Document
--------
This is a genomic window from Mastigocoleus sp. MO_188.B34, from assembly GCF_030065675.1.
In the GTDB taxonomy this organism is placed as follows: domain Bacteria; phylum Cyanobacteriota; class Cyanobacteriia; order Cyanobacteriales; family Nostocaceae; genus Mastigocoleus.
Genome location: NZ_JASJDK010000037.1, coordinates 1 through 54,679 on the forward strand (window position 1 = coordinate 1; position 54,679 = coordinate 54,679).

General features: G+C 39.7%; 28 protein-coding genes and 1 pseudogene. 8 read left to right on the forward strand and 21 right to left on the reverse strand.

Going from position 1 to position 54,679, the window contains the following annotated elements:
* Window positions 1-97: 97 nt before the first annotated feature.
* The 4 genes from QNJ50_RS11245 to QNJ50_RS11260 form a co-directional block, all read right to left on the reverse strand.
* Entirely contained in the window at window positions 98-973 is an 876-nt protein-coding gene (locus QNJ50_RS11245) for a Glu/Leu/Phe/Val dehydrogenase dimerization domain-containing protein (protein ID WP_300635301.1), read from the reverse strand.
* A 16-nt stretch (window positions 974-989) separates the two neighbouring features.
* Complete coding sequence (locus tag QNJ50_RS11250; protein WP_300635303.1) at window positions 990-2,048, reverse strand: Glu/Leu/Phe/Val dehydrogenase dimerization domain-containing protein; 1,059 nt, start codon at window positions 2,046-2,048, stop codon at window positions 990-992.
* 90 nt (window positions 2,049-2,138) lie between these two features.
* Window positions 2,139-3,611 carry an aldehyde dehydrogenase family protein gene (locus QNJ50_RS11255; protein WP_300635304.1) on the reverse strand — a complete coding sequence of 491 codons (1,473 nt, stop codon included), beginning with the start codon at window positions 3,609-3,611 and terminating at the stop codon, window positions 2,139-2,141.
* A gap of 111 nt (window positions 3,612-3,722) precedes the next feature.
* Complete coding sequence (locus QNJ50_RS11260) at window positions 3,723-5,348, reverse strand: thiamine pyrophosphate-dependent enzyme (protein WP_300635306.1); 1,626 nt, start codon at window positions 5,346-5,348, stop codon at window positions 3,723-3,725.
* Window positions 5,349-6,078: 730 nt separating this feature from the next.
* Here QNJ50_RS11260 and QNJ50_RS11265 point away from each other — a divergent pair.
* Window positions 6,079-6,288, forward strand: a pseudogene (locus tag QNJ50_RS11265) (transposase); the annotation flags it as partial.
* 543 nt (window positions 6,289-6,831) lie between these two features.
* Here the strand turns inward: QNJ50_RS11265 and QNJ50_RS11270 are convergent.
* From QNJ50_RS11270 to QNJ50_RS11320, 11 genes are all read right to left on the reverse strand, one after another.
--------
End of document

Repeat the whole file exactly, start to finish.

This is a genomic window from Mastigocoleus sp. MO_188.B34, from assembly GCF_030065675.1.
In the GTDB taxonomy this organism is placed as follows: domain Bacteria; phylum Cyanobacteriota; class Cyanobacteriia; order Cyanobacteriales; family Nostocaceae; genus Mastigocoleus.
Genome location: NZ_JASJDK010000037.1, coordinates 1 through 54,679 on the forward strand (window position 1 = coordinate 1; position 54,679 = coordinate 54,679).

General features: G+C 39.7%; 28 protein-coding genes and 1 pseudogene. 8 read left to right on the forward strand and 21 right to left on the reverse strand.

Going from position 1 to position 54,679, the window contains the following annotated elements:
* Window positions 1-97: 97 nt before the first annotated feature.
* The 4 genes from QNJ50_RS11245 to QNJ50_RS11260 form a co-directional block, all read right to left on the reverse strand.
* Entirely contained in the window at window positions 98-973 is an 876-nt protein-coding gene (locus QNJ50_RS11245) for a Glu/Leu/Phe/Val dehydrogenase dimerization domain-containing protein (protein ID WP_300635301.1), read from the reverse strand.
* A 16-nt stretch (window positions 974-989) separates the two neighbouring features.
* Complete coding sequence (locus tag QNJ50_RS11250; protein WP_300635303.1) at window positions 990-2,048, reverse strand: Glu/Leu/Phe/Val dehydrogenase dimerization domain-containing protein; 1,059 nt, start codon at window positions 2,046-2,048, stop codon at window positions 990-992.
* 90 nt (window positions 2,049-2,138) lie between these two features.
* Window positions 2,139-3,611 carry an aldehyde dehydrogenase family protein gene (locus QNJ50_RS11255; protein WP_300635304.1) on the reverse strand — a complete coding sequence of 491 codons (1,473 nt, stop codon included), beginning with the start codon at window positions 3,609-3,611 and terminating at the stop codon, window positions 2,139-2,141.
* A gap of 111 nt (window positions 3,612-3,722) precedes the next feature.
* Complete coding sequence (locus QNJ50_RS11260) at window positions 3,723-5,348, reverse strand: thiamine pyrophosphate-dependent enzyme (protein WP_300635306.1); 1,626 nt, start codon at window positions 5,346-5,348, stop codon at window positions 3,723-3,725.
* Window positions 5,349-6,078: 730 nt separating this feature from the next.
* Here QNJ50_RS11260 and QNJ50_RS11265 point away from each other — a divergent pair.
* Window positions 6,079-6,288, forward strand: a pseudogene (locus tag QNJ50_RS11265) (transposase); the annotation flags it as partial.
* 543 nt (window positions 6,289-6,831) lie between these two features.
* Here the strand turns inward: QNJ50_RS11265 and QNJ50_RS11270 are convergent.
* From QNJ50_RS11270 to QNJ50_RS11320, 11 genes are all read right to left on the reverse strand, one after another.